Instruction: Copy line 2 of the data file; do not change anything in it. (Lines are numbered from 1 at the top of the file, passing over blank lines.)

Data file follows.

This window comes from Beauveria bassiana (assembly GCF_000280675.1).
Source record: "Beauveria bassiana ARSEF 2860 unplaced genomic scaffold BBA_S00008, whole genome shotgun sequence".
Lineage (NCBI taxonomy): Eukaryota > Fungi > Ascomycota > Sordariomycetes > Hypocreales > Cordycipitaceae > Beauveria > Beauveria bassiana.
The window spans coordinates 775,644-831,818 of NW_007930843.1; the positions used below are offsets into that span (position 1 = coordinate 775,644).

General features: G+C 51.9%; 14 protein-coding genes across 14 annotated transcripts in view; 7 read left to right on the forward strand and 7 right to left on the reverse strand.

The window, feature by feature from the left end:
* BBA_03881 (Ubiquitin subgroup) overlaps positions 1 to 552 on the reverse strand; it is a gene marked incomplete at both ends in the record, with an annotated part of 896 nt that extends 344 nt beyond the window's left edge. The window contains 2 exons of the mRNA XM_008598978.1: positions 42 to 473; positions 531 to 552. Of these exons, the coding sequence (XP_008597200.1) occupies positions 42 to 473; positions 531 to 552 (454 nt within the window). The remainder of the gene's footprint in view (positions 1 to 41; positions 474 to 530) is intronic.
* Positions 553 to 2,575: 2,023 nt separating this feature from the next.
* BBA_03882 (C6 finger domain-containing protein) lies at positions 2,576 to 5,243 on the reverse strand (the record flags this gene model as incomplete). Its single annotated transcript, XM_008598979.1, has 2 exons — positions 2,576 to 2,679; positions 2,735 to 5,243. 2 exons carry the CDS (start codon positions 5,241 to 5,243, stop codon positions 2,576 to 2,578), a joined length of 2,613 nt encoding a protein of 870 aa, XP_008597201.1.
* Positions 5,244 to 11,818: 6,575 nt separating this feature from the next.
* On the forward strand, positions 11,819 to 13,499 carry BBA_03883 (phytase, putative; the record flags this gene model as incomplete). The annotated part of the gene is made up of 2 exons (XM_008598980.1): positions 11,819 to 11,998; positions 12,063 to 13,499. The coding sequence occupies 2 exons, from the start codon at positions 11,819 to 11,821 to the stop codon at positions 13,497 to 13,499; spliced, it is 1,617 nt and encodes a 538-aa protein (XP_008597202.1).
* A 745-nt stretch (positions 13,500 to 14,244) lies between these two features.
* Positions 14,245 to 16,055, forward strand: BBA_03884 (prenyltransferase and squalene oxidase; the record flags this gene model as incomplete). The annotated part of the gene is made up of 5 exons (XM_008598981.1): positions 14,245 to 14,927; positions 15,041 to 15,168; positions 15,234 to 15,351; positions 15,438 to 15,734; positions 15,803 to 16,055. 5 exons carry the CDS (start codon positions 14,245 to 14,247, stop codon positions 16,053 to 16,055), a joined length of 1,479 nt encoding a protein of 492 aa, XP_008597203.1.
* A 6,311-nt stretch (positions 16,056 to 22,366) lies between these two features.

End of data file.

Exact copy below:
Source record: "Beauveria bassiana ARSEF 2860 unplaced genomic scaffold BBA_S00008, whole genome shotgun sequence".